Profits in tune as Linn pumps millions into R&D

The Linn Sondek LP12 is regarded by audiophiles as one of the finest turntables in the world. Picture: Linn Products
The Linn Sondek LP12 is regarded by audiophiles as one of the finest turntables in the world. Picture: Linn Products
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Linn Products, the venerable Scottish hi-fi brand at the cutting edge of digital audio, has booked a rise in annual profits and vowed to continue investing in research and development.

Latest accounts for the firm, which is based near Glasgow and manufactures nearly everything in house, show that profits increased to £1.39 million, up from some £865,000. That was despite a 6.3 per cent decrease in turnover to £16.93m.

The company, which rose to fame for its Sondek LP12 turntable in the 1970s but has also become a global leader in music streaming technology, pumped more than £2m into research and development with capital expenditure of £1.13m into new factory machinery.

New product launches in the past year have focused on the firm's latest digital-to-analogue conversion technology, its Katalyst DAC Architecture. Initially launched in the flagship Klimax DS and Klimax DSM network music players, the technology is now available in several products and is offered both as new products and as upgrades for existing customers.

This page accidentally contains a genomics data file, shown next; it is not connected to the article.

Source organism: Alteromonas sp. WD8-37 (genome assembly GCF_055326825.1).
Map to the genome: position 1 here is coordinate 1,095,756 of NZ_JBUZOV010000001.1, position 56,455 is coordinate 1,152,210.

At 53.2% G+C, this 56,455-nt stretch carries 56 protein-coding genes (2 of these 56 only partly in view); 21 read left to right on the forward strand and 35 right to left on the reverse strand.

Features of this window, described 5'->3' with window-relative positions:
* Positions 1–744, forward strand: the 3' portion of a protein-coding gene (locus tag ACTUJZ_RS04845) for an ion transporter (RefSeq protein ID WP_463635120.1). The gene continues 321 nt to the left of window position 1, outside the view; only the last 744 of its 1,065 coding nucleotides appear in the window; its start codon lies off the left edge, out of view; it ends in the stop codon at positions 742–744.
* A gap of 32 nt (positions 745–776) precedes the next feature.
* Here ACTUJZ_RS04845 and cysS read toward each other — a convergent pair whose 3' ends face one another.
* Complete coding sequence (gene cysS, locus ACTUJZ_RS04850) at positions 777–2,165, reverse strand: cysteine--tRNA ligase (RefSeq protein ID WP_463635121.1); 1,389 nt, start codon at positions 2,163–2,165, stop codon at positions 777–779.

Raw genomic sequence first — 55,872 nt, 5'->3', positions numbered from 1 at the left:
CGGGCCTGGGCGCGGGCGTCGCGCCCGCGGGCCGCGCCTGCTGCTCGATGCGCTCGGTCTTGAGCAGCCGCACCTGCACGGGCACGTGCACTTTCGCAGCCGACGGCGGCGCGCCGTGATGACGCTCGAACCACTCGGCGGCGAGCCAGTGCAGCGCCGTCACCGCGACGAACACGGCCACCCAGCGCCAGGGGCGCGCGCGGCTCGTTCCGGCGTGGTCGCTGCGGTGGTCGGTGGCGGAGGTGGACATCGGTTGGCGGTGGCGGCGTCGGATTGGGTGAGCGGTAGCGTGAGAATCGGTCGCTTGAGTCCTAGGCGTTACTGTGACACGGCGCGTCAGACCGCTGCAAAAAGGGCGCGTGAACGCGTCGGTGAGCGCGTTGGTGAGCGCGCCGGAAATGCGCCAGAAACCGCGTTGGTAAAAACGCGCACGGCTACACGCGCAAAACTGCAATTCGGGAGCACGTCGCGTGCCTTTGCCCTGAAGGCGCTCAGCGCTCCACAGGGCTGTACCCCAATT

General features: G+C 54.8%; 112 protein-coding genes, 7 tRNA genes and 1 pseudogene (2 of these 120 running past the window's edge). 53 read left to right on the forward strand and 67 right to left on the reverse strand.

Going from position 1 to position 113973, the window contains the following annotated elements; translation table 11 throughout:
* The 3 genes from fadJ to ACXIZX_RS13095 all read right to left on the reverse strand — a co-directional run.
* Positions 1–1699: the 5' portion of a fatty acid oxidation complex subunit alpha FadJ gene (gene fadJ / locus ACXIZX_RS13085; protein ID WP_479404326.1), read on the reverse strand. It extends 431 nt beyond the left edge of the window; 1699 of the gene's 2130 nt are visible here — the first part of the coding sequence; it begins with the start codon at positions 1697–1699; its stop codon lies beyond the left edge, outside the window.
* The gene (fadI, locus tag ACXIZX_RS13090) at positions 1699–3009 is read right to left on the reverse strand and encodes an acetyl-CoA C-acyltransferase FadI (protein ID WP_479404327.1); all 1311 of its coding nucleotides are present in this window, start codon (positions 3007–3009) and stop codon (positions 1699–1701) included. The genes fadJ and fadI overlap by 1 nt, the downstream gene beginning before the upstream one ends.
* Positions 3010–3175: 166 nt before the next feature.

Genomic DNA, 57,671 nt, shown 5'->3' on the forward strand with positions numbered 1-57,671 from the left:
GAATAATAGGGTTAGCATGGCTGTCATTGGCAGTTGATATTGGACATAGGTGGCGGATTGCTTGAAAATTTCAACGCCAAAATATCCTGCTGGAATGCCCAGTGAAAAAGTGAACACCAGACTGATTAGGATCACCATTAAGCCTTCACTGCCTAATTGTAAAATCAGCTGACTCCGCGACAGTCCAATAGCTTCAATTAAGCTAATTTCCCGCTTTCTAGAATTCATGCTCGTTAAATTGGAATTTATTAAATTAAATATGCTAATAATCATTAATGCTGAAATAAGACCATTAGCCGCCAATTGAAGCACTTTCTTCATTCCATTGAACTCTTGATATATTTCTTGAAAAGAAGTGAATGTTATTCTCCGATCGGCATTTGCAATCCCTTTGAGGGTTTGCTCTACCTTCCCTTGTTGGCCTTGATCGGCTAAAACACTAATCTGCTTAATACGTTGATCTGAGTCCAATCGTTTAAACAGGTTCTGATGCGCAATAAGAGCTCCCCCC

During the year, Linn purchased a new metalwork machine that allows it to bring manufacturing of the enclosures for the Klimax product range in-house.

Managing director Gilad Tiefenbrun said: "After another year in a challenging economy we are delighted to have met our strategic goals.

"Highlights include the launch of Katalyst, our new digital-to-analogue conversion technology, which has pushed the boundaries of audio reproduction by making our best performing products even better, and the recent investment in our production capabilities which will ensure we remain at the forefront of audio innovation for years to come."

The accounts for the year to the end of June also show that the headcount remained broadly unchanged at just over 170 people.